Purpose: The goal of this paper is to describe our initial experience with the deep inspiration breath-hold (DIBH) technique in conformal treatment of non-small-cell lung cancer with particular emphasis on the technical aspects required for implementation.
Methods and materials: In the DIBH technique, the patient is verbally coached through a modified slow vital capacity maneuver and brought to a reproducible deep inspiration breath-hold level. The goal is to immobilize the tumor and to expand normal lung out of the high-dose region. A physicist or therapist monitors and records patient breathing during simulation, verification, and treatment using a spirometer with a custom computer interface. Examination of internal anatomy during fluoroscopy over multiple breath holds establishes the reproducibility of the DIBH maneuver for each patient. A reference free-breathing CT scan and DIBH planning scan are obtained. To provide an estimate of tumor motion during normal tidal breathing, additional scan sets are obtained at end inspiration and end expiration. These are also used to set the spirometer action levels for treatment. Patient lung inflation is independently verified over the course of treatment by comparing the distance from the isocenter to the diaphragm measured from the DIBH digitally reconstructed radiographs to the distance measured on the portal films. Patient breathing traces obtained during treatment were examined retrospectively to assess the reproducibility of the technique.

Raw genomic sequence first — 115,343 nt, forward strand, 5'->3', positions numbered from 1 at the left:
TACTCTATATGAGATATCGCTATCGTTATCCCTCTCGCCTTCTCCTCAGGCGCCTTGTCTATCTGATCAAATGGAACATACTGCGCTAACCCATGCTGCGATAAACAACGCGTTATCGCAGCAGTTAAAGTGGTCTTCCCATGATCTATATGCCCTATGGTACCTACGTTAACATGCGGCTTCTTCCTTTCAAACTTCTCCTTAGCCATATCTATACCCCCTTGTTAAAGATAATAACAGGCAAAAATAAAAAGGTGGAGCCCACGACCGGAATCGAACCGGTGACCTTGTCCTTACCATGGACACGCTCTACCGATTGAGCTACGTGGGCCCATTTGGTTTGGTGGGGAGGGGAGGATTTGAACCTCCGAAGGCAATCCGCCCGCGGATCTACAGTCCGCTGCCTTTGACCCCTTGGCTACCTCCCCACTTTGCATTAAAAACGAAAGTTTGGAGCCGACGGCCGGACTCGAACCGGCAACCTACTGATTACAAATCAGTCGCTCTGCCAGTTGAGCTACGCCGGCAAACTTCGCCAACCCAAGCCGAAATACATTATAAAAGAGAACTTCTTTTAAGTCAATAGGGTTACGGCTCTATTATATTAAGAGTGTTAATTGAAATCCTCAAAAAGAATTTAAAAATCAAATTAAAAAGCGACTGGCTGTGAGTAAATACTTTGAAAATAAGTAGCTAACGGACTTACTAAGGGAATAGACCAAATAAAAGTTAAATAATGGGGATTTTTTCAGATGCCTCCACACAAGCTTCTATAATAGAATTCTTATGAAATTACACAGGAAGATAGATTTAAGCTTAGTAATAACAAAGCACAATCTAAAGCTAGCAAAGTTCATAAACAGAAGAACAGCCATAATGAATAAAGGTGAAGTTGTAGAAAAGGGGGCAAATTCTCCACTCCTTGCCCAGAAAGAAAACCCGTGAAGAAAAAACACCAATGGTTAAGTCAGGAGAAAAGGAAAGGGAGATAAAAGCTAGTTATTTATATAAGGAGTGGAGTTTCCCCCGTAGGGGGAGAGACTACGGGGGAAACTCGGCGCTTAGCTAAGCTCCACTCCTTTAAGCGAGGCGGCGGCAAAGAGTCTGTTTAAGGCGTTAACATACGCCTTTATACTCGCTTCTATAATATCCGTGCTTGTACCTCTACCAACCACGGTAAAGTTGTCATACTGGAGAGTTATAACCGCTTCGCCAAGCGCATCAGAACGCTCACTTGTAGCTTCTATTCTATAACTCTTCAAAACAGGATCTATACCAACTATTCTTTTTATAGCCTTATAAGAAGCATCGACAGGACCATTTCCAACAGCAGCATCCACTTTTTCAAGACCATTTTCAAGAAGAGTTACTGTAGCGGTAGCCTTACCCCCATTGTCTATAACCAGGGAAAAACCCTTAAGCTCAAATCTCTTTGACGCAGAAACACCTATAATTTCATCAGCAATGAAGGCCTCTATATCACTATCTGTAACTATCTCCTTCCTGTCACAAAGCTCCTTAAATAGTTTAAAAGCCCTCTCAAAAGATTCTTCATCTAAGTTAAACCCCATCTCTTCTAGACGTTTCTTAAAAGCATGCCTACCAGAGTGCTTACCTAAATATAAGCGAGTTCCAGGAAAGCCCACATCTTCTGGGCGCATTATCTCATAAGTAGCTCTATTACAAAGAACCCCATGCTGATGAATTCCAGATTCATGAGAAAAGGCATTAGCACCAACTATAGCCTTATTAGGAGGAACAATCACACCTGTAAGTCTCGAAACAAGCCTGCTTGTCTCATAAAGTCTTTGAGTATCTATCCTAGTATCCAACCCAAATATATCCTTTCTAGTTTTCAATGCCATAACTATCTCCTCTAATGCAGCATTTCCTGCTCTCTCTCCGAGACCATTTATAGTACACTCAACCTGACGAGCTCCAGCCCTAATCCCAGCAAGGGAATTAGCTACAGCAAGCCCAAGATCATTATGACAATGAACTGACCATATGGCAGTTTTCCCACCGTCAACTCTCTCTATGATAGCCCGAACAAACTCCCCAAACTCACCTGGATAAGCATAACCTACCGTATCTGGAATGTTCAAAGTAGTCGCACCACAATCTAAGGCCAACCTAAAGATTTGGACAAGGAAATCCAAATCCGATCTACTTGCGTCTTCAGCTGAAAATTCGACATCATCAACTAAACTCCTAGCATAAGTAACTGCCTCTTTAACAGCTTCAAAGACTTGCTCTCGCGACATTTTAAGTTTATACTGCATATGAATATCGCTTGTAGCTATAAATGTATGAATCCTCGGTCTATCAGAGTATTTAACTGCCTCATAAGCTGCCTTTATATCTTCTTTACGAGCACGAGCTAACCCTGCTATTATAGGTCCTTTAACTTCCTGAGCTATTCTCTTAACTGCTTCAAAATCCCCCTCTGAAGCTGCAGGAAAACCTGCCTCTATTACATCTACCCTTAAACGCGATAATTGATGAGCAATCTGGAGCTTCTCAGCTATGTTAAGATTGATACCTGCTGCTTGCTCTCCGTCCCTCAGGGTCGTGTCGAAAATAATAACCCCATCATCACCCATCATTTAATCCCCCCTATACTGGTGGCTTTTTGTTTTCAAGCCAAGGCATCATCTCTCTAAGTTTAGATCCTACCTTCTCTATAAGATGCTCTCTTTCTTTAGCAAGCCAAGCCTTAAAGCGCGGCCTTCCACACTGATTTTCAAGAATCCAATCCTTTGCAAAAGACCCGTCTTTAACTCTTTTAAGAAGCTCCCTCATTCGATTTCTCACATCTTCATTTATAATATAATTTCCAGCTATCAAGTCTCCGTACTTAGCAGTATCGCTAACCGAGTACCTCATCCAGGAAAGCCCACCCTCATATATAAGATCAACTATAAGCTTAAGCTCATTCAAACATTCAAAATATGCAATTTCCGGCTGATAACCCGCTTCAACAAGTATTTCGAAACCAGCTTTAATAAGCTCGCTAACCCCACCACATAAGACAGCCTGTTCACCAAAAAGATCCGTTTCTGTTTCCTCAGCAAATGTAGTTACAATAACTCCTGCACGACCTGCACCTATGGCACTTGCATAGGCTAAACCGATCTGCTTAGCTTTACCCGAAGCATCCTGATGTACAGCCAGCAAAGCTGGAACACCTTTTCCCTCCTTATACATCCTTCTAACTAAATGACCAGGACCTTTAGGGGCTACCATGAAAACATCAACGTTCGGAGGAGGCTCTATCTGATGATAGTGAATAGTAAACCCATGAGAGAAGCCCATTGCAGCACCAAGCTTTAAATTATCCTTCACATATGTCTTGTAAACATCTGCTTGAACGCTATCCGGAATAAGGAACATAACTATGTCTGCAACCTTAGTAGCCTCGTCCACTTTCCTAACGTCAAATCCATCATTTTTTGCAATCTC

Results: Data from the first 7 patients, encompassing over 250 treatments, were analyzed. The inferred displacement of the centroid of gross tumor volume from its position in the planning scan, as calculated from the spirometer records in over 350 breath holds was 0.02 +/- 0.14 cm (mean and standard deviation). These data are consistent with the displacements of the diaphragm (-0.1 +/- 0.4 cm; range, from -1.2 to 1.1 cm) relative to the isocenter, as measured on the (92) portal films. The latter measurements include the patient setup error. The patient averaged displacement of the tumor during free breathing, determined from the tumor displacement between end inspiration and end expiration, was 0.8 +/- 0.5 cm in both the superior-inferior and anterior-posterior directions and 0.1 cm (+/- 0.1 cm) medial-laterally.
Conclusion: Treatment of patients with the DIBH technique is feasible in a clinical setting. With this technique, consistent lung inflation levels are achieved in patients, as judged by both spirometry and verification films. Breathing-induced tumor motion is significantly reduced using DIBH compared to free breathing, enabling better target coverage.